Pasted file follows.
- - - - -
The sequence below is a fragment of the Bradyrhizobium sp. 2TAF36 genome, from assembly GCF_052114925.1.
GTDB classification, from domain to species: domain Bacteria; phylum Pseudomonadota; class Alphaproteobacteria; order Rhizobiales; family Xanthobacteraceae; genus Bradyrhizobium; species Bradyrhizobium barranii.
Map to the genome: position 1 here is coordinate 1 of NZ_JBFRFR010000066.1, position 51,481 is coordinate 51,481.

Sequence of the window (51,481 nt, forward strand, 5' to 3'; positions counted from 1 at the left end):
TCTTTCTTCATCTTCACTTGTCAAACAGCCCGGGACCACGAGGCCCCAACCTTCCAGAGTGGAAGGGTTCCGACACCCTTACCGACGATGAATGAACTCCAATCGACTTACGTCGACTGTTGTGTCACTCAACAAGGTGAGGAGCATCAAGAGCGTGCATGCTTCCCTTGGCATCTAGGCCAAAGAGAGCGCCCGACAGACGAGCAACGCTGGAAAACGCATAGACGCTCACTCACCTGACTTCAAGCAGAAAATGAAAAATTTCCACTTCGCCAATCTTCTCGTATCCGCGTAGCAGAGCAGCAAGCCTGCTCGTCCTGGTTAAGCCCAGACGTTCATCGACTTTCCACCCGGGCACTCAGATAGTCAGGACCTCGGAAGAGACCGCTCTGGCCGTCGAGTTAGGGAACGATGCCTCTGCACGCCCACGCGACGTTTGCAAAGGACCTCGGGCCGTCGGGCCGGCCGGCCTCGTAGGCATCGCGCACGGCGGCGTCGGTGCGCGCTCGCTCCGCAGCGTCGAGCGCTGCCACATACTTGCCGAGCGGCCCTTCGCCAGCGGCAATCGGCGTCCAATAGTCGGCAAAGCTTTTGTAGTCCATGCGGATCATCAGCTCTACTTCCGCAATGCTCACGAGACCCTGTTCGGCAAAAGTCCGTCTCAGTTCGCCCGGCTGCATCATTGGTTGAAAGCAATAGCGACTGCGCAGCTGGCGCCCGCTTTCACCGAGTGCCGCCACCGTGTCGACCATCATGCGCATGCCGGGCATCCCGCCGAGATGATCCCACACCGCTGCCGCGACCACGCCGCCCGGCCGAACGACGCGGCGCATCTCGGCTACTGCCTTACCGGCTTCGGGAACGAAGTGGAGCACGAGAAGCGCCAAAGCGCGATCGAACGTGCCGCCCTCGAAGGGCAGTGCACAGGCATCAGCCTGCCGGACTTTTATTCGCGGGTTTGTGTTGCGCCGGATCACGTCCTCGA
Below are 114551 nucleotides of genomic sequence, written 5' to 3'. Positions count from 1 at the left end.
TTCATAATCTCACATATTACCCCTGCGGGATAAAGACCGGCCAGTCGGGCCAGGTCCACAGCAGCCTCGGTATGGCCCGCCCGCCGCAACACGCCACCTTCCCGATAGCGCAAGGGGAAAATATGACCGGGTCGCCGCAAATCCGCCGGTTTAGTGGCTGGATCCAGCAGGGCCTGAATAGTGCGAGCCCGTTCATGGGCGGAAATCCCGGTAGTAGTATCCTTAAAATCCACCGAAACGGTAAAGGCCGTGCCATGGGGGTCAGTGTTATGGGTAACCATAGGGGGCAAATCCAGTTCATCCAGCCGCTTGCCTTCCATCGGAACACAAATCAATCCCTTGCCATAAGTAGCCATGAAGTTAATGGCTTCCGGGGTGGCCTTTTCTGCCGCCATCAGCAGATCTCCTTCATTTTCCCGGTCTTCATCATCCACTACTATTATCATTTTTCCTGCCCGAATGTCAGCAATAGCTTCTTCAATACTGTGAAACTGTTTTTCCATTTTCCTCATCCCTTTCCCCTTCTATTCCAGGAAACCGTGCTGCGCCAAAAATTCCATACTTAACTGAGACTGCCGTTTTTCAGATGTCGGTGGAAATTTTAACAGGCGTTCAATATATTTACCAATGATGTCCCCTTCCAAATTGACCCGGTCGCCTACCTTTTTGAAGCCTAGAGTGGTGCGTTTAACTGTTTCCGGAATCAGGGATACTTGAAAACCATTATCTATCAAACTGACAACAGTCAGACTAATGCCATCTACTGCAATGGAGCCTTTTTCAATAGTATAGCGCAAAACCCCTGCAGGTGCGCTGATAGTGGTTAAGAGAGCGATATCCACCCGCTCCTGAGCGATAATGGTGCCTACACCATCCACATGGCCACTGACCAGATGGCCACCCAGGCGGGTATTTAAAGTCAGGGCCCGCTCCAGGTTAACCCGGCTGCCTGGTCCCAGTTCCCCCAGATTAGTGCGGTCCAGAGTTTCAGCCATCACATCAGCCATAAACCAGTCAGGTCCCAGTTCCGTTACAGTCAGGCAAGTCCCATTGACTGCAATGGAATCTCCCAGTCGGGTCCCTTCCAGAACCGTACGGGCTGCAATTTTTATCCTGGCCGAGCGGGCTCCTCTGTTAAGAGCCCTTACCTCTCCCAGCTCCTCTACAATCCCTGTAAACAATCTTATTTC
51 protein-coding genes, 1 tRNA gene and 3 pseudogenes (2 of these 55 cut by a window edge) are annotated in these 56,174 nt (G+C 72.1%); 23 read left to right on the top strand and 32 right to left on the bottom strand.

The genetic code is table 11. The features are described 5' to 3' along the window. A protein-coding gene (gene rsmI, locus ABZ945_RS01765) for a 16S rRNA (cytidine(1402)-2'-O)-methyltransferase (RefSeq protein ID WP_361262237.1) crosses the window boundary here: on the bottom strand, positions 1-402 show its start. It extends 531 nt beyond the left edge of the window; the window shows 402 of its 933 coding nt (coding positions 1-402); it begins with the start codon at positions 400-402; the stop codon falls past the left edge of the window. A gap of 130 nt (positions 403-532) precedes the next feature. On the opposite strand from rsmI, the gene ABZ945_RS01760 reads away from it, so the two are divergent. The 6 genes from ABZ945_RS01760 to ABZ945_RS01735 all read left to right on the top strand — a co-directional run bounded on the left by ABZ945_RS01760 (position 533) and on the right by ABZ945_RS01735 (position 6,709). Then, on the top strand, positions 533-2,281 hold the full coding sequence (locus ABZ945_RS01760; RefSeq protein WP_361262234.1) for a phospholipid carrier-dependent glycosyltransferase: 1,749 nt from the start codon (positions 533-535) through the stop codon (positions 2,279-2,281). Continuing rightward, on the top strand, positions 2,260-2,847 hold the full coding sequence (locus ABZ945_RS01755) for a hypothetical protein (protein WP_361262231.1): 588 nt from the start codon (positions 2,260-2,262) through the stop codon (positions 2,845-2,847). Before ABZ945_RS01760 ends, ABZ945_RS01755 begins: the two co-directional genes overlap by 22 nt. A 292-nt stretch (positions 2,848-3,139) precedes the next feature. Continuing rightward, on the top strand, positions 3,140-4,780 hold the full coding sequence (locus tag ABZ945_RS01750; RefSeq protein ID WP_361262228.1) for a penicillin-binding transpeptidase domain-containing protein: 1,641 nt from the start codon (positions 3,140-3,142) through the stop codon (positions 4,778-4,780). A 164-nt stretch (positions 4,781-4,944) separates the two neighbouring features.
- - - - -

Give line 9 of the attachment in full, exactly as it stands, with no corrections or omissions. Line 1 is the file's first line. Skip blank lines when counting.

The genetic code is table 11. The features are described 5' to 3' along the window. A protein-coding gene (gene rsmI, locus ABZ945_RS01765) for a 16S rRNA (cytidine(1402)-2'-O)-methyltransferase (RefSeq protein ID WP_361262237.1) crosses the window boundary here: on the bottom strand, positions 1-402 show its start. It extends 531 nt beyond the left edge of the window; the window shows 402 of its 933 coding nt (coding positions 1-402); it begins with the start codon at positions 400-402; the stop codon falls past the left edge of the window. A gap of 130 nt (positions 403-532) precedes the next feature. On the opposite strand from rsmI, the gene ABZ945_RS01760 reads away from it, so the two are divergent. The 6 genes from ABZ945_RS01760 to ABZ945_RS01735 all read left to right on the top strand — a co-directional run bounded on the left by ABZ945_RS01760 (position 533) and on the right by ABZ945_RS01735 (position 6,709). Then, on the top strand, positions 533-2,281 hold the full coding sequence (locus ABZ945_RS01760; RefSeq protein WP_361262234.1) for a phospholipid carrier-dependent glycosyltransferase: 1,749 nt from the start codon (positions 533-535) through the stop codon (positions 2,279-2,281). Continuing rightward, on the top strand, positions 2,260-2,847 hold the full coding sequence (locus ABZ945_RS01755) for a hypothetical protein (protein WP_361262231.1): 588 nt from the start codon (positions 2,260-2,262) through the stop codon (positions 2,845-2,847). Before ABZ945_RS01760 ends, ABZ945_RS01755 begins: the two co-directional genes overlap by 22 nt. A 292-nt stretch (positions 2,848-3,139) precedes the next feature. Continuing rightward, on the top strand, positions 3,140-4,780 hold the full coding sequence (locus tag ABZ945_RS01750; RefSeq protein ID WP_361262228.1) for a penicillin-binding transpeptidase domain-containing protein: 1,641 nt from the start codon (positions 3,140-3,142) through the stop codon (positions 4,778-4,780). A 164-nt stretch (positions 4,781-4,944) separates the two neighbouring features.